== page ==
September 23, 2015
In the 90s the music industry stood in the shadow of technology fearing its future, with the launch of download programs such as Napster. However, these days, with the likes of Spotify, technology has empowered artists and relatively, music events. Unlike the 50s, where people were fed music genres via limited radio stations, technology has given access and growth to a variety of genres.
To say the least, something good definitely came out of something ‘bad.’ Given the hot topic of streaming over the past couple years and our excitement for Reeperbahn Festival, we’ve rounded up a few technologies that have played a part (good and bad) in the music industry and its relative events.
Online dating apps
Of all things, you’d probably least expect tinder to take a toll on music, but in recent news promoters have thought otherwise. In the wake of the dating apocalypse, tinder has created a change in the atmosphere of a night out. On a Friday night people are more unwilling to go to a music venue and spontaneously meet people, instead opting to find hookups right from their couch.
Therefore a lack of attendants could foreseeably close the opportunity for various artists to make a name and share their music with the industry. On the plus side, with the introduction of the festival dating app Glance and music pairing Mix’D, people with the same music taste are brought together, be it a cafe or a gig.
The Boiler Room approach
Boiler Room are renowned for their video live streaming service, their ability to provide for a niche audience with a cultivated taste for underground music. It’s able to satisfy its fragmented audience, allowing underground music to reach its audience in different parts of the world; those who can’t be at the live event. It gets high engagement from a passionate audience and technology has allowed them to interact with artists even when they can’t physically be there.
This has opened the door to the sharing and exploration of more niche music genres, as well as provided music events with the opportunity for their audiences to engage with their events prior, during and after taking place (even when they can’t be there).
There’s been a lot of debate about the ups and downs of music streaming over the past few years. However, in recent news articles it looks like channels such as Spotify have done more good than bad. Streaming has not only provided artists with a promotional platform, but has actually generated revenue, and enabled a supply of fresh/new music.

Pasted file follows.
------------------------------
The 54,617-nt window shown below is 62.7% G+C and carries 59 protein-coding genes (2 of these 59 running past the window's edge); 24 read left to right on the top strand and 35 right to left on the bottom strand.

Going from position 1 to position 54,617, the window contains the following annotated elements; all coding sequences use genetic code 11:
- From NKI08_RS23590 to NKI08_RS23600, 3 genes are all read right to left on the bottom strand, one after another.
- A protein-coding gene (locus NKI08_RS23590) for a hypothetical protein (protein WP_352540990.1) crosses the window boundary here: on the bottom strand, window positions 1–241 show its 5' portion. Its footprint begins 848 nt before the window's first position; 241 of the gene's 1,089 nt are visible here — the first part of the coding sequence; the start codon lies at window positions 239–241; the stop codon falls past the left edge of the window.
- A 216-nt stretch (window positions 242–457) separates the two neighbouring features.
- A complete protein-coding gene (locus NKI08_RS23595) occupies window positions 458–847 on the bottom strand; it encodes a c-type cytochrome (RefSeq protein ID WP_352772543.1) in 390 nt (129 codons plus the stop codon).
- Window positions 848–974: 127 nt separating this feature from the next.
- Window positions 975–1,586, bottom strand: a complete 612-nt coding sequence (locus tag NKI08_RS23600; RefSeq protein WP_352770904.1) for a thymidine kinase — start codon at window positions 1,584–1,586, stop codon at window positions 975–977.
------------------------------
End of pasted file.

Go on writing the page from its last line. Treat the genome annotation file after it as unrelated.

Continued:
According to Music Managers Forum’s Jon Webster, “technology has been incredibly empowering for them [artists], giving them access to new fans from Ethiopia to Brazil.” This inevitably opens the doors to music events in various parts of the world, in places you wouldn’t have imagined you could enter.
Contrary to the belief that less people will attend an event if they can experience it right from their couch, this is actually a powerful tool to making sure artists’ music is heard whenever and wherever. Not only that, but it gives people who don’t have such easy access to this kind of entertainment in their homeland the ability to be part of a crowd all the way at the other side of the world. It’s an inclusive experience and increases cultural relevance to a diverse audience fragmented by geography.
The event can also be experienced in many different ways. For example, you can be positioned backstage or on stage whilst the artist performs, creating a more intimate experience between the fan and artist.
Sparked your curiosity about the effects of technology on the music and events industry yet? Come find out more at ‘A new digital world for events’ at the Reeperbahn Festival, where co-founder and managing director of A4VR, Jan Thiel, will address the impact technological developments have on events in the upcoming years.
by Emma Brincat